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 Post subject: Re: Pedantry is alive and kicking on this board
PostPosted: 27 Jan 2018, 17:57 
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"I was sat" and "I was stood" are pretty standard Northern dialect, so I don't have a problem with them, but "would of" instead of "would have" is incorrect - it's "would've" being mispronounced as something completely different :roll: . I remember my best friend at school getting into trouble for writing "would of" instead of "would have" all through something at school, but "would've" and "would of" sound so similar that it's no wonder kids get confused.

This is an old chestnut, but I am so fed up of seeing apostrophes where they don't belong :banghead: .

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 Post subject: Re: Pedantry is alive and kicking on this board
PostPosted: 28 Jan 2018, 10:49 
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MaryR wrote:
By the same token, Noreen, you could ask how *I was sat* and *I was stood* have become so prevalent? Those seem to have developed quite rapidly, and I've even heard a local Head Teacher use them on a daily basis with her pupils!! If all Heads are doing that, then.... :dontknow: I know language evolves, but those two phrases are not even grammatical.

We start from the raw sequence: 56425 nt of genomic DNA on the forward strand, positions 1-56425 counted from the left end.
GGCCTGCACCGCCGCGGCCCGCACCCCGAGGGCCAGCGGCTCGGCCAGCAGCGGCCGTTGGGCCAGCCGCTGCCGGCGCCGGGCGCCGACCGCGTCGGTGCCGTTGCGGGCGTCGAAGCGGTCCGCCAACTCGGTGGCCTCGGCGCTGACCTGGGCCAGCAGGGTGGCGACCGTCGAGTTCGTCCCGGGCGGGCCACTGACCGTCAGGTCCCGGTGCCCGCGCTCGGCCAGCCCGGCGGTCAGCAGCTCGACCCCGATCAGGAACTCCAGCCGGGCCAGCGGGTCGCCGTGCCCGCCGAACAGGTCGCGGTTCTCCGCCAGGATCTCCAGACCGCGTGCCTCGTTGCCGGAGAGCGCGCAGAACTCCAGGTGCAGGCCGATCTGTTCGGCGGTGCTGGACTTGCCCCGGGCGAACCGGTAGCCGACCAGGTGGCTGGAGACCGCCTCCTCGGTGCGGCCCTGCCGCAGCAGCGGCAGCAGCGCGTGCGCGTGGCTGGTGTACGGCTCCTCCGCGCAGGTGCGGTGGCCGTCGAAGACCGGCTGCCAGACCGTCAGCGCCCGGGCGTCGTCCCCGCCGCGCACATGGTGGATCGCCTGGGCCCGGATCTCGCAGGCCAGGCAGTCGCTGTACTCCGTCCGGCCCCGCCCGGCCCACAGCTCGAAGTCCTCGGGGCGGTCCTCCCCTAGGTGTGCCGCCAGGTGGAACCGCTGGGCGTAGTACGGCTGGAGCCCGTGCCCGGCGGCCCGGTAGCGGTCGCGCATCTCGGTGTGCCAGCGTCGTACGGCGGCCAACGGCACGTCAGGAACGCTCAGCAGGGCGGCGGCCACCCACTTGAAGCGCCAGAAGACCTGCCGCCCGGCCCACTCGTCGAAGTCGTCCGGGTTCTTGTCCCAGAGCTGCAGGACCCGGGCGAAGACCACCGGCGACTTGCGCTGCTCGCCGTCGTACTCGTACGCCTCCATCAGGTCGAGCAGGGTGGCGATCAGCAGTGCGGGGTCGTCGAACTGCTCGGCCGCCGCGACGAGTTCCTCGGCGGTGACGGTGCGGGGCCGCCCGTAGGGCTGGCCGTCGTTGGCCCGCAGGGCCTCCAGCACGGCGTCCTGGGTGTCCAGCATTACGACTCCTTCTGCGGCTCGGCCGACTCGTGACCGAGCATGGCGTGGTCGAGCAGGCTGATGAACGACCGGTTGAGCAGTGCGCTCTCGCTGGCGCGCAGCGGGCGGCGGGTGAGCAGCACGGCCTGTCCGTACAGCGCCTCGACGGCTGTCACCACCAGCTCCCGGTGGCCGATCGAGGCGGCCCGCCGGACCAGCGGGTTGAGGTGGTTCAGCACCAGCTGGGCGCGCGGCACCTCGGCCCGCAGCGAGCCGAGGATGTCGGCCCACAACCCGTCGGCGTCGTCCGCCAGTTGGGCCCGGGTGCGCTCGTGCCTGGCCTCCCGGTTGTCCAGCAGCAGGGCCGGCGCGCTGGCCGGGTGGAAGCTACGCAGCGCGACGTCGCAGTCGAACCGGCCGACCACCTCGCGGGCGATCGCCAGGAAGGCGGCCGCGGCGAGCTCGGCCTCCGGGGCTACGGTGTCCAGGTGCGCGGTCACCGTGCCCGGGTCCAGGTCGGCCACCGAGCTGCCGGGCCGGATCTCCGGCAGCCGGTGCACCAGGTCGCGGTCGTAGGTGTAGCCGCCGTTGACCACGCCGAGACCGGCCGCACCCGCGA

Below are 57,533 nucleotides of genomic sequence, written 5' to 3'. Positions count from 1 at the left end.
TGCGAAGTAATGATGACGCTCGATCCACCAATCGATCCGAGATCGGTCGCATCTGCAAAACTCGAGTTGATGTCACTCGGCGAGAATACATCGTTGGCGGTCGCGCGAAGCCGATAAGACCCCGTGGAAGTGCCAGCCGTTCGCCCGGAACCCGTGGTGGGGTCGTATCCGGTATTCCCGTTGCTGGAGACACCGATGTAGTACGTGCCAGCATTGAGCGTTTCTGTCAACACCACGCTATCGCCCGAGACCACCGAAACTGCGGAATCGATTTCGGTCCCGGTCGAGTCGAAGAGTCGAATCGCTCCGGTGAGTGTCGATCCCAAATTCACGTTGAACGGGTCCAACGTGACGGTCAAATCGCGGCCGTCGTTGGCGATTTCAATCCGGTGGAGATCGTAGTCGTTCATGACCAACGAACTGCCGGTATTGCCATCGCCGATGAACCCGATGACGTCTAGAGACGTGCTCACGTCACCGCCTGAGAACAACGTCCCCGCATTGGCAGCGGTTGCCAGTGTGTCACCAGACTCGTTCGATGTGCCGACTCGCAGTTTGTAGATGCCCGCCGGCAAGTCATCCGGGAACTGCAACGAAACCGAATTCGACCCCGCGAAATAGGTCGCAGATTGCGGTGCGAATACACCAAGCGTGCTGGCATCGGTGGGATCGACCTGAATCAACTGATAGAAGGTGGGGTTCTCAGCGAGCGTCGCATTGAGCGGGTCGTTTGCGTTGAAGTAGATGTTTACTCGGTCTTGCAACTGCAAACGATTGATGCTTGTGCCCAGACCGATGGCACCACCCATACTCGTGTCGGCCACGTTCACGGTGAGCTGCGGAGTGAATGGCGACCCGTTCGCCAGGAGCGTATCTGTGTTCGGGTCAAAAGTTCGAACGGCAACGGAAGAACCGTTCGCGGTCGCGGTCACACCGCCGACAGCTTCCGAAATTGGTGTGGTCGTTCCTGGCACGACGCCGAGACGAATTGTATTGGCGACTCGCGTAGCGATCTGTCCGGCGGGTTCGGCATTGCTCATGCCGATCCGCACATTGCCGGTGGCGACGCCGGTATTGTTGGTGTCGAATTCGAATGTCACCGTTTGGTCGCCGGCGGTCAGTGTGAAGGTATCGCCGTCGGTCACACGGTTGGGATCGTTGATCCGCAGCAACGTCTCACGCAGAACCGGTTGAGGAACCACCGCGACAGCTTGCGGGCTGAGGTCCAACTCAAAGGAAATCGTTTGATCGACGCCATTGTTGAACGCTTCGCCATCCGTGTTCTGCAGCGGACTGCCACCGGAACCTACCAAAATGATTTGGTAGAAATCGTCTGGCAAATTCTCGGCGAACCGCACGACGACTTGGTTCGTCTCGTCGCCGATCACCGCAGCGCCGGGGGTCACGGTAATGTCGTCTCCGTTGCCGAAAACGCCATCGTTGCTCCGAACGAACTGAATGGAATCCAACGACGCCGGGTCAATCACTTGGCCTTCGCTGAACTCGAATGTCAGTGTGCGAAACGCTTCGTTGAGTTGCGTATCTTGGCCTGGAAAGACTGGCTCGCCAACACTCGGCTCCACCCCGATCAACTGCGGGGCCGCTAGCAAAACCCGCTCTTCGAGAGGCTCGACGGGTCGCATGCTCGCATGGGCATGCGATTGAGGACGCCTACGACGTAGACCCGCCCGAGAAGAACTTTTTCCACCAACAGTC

I don't know, Mary - as Alison commented, it's standard in a number of dialects, so perhaps has come with the wider acceptance of regional accents. I suppose it's a good example of the complicated nature of English, too, since "I was seated" is correct!


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 Post subject: Re: Pedantry is alive and kicking on this board
PostPosted: 28 Jan 2018, 12:40 
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Annied wrote:
Can't remember which one, but I was a little surprised when one of the television channels informed me in advance that, "This programme contains language."

Ah yes, that ranks nicely alongside "There is a lot of weather about tonight..."

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 Post subject: Re: Pedantry is alive and kicking on this board
PostPosted: 28 Jan 2018, 22:53 
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Jennie wrote:
I'm still waiting for answers from certain newspapers whose journalists have obviously never heard of the comparison of adjectives and adverbs.

RIP English Grammar.


I worked for on my local newspaper's copy desk for more than a decade. In that time, staffing fell by about half and most of us were doing the job of two or three different people every night. We also took on additional digital duties as the internet and social media became more prevalent. We were expected to meet the same deadlines and perform the same level of work as before, but with fewer and less experienced (ie. cheaper) workers.

I don't know what the newspaper industry is like in your area, but if it's anything like a lot of newspapers in the U.S., it's not that journalists don't know grammar, it's that they are trying to produce and edit at unsustainable rates. Our readership would rag us when typos and grammatical errors published in stories, but the sad truth was we were trying to do at least twice the amount of work as usual in the same time.

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 Post subject: Re: Pedantry is alive and kicking on this board
PostPosted: 29 Jan 2018, 18:35 
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I've just read a book in which horses and riding play a prominent part - and in which people wear "jhodpurs" all the way through...